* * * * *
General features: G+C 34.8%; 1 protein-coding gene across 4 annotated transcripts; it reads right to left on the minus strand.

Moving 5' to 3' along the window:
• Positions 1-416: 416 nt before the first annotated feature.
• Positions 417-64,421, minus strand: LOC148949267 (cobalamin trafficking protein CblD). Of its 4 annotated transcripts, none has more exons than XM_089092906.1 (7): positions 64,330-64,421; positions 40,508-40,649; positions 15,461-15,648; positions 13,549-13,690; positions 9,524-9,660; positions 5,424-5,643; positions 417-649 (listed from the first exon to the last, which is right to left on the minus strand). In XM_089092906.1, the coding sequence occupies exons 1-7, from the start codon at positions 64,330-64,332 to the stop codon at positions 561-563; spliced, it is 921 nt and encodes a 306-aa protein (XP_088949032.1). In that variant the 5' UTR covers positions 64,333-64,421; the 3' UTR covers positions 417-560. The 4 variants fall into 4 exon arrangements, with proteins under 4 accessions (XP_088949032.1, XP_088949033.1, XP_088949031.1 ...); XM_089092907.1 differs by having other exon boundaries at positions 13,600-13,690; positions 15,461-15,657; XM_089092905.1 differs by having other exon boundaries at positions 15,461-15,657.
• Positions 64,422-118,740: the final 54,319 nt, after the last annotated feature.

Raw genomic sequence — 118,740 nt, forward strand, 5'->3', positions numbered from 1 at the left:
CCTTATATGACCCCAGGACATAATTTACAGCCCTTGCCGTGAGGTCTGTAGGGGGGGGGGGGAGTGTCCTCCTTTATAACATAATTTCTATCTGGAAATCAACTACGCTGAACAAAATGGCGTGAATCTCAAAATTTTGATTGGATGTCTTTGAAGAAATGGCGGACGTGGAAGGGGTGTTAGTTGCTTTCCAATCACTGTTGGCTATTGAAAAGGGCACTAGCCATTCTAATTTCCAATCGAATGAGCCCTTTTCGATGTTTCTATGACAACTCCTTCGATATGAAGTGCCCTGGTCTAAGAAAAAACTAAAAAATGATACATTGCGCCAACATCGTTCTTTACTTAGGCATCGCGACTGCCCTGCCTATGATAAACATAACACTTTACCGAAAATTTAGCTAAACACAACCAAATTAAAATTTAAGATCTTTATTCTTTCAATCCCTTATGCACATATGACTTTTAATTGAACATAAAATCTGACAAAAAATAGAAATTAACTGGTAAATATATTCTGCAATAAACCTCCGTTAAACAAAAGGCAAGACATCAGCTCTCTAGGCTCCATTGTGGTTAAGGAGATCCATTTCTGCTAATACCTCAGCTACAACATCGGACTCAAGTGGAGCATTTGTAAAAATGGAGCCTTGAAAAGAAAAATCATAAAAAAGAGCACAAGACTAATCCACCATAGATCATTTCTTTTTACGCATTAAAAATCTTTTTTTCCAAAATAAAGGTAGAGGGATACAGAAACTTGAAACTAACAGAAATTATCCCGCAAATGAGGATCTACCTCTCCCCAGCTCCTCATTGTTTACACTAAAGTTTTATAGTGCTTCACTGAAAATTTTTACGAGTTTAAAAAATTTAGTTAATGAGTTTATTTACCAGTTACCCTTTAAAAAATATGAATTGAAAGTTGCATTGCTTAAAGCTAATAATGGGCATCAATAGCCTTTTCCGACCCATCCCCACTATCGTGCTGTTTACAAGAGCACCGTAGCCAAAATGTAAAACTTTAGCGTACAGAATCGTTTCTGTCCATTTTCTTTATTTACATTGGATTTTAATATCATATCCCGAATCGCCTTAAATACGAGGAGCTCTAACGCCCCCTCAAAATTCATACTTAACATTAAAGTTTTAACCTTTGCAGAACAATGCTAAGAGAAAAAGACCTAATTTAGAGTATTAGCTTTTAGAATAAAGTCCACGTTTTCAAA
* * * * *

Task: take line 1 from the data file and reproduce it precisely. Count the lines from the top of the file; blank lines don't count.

General features: G+C 34.8%; 1 protein-coding gene across 4 annotated transcripts; it reads right to left on the minus strand.